He remembered a teaching in a time of strife, as most do.
Funny how we don’t realize how interconnected our bodies are until they’re hurt. Sure, you expect a bit of pain when moving from seated to standing, bending over for something. But the steering wheel of a car? Agonizing.
And that’s where he is. Agonizing. Nursing wounds physical and metaphysical.
Where he arrived, we’re not certain. Sage has tapped in to what is practically a global network of these fringe types, folks with a place to crash and food to eat–off-grid environmentalists are pretty common, as are latter-day homesteaders, trying to return to a more pastoral way of life free of things like GMOs and microplastics. If he’s desperate, he can generally find some squatters who have a safe haven for an evening, a friendly fire to huddle around with the crust punks near the rail yard–worst comes to worst, he can get a hotel room. But there’s something about them that makes him bristle, maybe the stink of disinfectant or all the formica. They feel like an imitation of a world that he already considers fake.
He rolls over, wincing, the pain in his midsection waking him up. He’s taken up in a room that is relatively sparse, resting on a mattress on the floor. About him are the accoutrements of his life, itinerant as it is: a backpack, books of various belief systems, clothes, hair ties. He blinks his mismatches eyes, taking in the day–the window in the room has cast golden light on him, which Sage knows means it’s nearing evening. He slowly turns, preparing himself to push to standing–and jerks back when he realizes he’s not in the room alone.
“Who are you?”
“Me? Heh. I’m Sando. S’my farm.”
Sage blinks, taking this figure in. He’s large–broad in the shoulders and prodigious of gut, the type of firm paunch that workingmen develop. His face is a worn in catchers mitt, all jolly cheeks and bristly hair the color of slate. Is he 40, is he 70? He’s probably somewhere in between. Seated in a creaking wooden chair, he’s wearing patched up carhartt overalls and a beaten blue short sleeve button up. He’s also idly chiefing on a joint.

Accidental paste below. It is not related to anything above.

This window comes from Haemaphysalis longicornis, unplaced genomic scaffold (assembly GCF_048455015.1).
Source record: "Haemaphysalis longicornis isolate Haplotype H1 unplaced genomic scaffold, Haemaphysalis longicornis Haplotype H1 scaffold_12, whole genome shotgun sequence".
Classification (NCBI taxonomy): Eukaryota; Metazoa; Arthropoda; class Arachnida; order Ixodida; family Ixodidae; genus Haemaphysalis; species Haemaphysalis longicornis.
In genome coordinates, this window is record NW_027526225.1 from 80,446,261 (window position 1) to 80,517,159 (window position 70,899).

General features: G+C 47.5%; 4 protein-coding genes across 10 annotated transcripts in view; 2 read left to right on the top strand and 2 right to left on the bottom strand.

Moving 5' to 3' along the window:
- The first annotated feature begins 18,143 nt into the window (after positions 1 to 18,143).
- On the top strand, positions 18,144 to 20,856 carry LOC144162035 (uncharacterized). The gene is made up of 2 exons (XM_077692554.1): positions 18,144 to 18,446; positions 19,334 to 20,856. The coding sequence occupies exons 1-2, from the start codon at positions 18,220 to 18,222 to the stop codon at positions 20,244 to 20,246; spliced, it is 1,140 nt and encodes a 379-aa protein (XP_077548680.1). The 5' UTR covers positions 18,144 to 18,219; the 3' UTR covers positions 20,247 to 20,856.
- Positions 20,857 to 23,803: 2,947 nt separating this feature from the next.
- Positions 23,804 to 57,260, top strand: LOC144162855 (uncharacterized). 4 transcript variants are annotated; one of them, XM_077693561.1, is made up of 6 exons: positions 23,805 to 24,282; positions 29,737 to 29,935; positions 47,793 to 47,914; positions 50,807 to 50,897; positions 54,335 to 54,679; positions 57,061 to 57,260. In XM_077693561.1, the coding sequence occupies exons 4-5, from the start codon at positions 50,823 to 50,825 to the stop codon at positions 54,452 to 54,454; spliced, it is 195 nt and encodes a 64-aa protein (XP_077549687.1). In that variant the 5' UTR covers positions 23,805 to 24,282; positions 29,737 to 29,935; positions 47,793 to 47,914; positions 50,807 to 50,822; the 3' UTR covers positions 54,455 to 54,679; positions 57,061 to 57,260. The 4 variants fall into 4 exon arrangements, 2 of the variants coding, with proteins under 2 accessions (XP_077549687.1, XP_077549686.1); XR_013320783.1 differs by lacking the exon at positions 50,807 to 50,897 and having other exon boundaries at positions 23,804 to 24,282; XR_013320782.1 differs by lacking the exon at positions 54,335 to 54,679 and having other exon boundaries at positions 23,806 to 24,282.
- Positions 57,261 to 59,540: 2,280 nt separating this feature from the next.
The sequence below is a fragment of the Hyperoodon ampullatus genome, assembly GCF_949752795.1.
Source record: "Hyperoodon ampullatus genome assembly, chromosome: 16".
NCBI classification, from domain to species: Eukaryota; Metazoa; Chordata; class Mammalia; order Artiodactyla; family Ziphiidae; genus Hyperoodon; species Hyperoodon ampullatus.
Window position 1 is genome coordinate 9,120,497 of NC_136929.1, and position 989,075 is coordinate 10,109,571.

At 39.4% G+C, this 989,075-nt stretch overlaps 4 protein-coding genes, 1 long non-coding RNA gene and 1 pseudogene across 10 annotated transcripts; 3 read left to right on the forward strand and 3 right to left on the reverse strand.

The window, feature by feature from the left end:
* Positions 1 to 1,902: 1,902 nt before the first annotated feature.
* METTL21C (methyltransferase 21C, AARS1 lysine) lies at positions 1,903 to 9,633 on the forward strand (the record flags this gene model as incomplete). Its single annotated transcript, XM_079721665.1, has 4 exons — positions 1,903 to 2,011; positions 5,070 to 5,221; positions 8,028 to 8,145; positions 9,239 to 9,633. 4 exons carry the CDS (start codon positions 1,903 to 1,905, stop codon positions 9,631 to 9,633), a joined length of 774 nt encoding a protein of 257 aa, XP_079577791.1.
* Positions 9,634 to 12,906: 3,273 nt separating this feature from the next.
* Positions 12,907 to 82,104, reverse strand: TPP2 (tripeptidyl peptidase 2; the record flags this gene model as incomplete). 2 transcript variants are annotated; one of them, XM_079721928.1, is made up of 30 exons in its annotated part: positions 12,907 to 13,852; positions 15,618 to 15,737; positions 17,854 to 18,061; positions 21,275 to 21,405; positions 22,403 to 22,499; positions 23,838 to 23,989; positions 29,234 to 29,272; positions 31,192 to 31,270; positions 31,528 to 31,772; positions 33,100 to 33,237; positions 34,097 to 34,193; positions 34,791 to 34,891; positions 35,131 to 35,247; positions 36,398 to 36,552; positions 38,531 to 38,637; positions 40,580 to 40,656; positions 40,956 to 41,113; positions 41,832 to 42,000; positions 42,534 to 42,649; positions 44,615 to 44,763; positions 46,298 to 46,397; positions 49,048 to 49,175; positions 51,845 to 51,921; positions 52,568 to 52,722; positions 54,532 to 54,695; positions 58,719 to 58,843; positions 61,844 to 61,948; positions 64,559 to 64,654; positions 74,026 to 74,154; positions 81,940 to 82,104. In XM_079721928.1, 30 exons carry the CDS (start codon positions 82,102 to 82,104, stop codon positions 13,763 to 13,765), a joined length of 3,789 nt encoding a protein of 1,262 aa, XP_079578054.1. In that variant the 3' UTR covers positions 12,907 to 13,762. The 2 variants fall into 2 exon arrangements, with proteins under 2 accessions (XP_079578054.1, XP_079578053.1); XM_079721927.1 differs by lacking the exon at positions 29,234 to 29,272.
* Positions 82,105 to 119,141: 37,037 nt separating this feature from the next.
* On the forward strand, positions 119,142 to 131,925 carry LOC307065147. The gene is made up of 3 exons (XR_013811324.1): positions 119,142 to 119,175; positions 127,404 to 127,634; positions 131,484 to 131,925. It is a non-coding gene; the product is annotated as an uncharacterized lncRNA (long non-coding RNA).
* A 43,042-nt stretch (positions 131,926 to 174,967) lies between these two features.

“Sando. Namaste. I thought this place belonged to Essence–if I was mistaken, I apologize. I can find somewhere else, I–”
“Aw, quit yer yappin. This Essence’s house, but the whole farm been with my people fer a long while now. Used t’grow sorghum out here, truth be told. But my leg got all messed up, and renting out the houses the hands used t’live in and hosting the occasional event keeps them banker men happy. Stay long as ya like.”
Another big hit, and he grunts as he reaches out.
“Try it. S’homegrown. None of them pesticides.”
Sage, ever the gracious being, accepts the offered sacrament with a nod. He leans back, exhaling deeply before taking a drag.
“Never did cotton to the gov’ment selling me reefer. Can’t trust what they put innit–hell, we had a feller out here a month ago said they was putting tiny cameras in the buds! I ain’t never heard of such a thing, nano-machines he called ‘em. No nano-machines in my leaf, I kin give you th’ Sando guarantee on that.”
There’s a lull as Sage takes a hit and thinks for a moment.
“Sando…not to be ungracious, but, like…why were you chilling here while I was sleeping?”
“Heh, well, first I came here t’make sure you was still alive! You came in all banged up and people round here been talkin’ about how you was giving off some bad vibes. Real dark shit, cold psychic waves, man. So I thought to m’self ‘Sando, that there boy either fixin’ to die or he’s in a crisis’. Figured I’d see which it was. Seems you ain’t fixin’ to die, so I guess that ding on yer head and yore busted up midsection ain’t the worst thing that’s plaugin’ ya.”
He offers the joint back, and Sando shakes his head.
“Naw, hold onto it, I’m right where I need to be up here.”
The old man gives the guest a long look.
“Gets me to wonderin’ though. Cause I can feel it off ya. What’s eating you, man?”
The Bodhisattva has to consider this for a moment. For all his self-love, cosmic attunement bravado…he rarely gets asked this question. Partially this is self-fulfilled: he presents himself as a man with answers, and people believe in those answers, so the assumption is made that he’s in perfect balance and happiness at all times. And for most of the time we’ve seen him, this has been true. But this is a man clearly in pain beyond the self-inflictment of his corpus. Leaning his head back, he closes his eyes, envisioning the scene in his memory through the psychedelic fogs.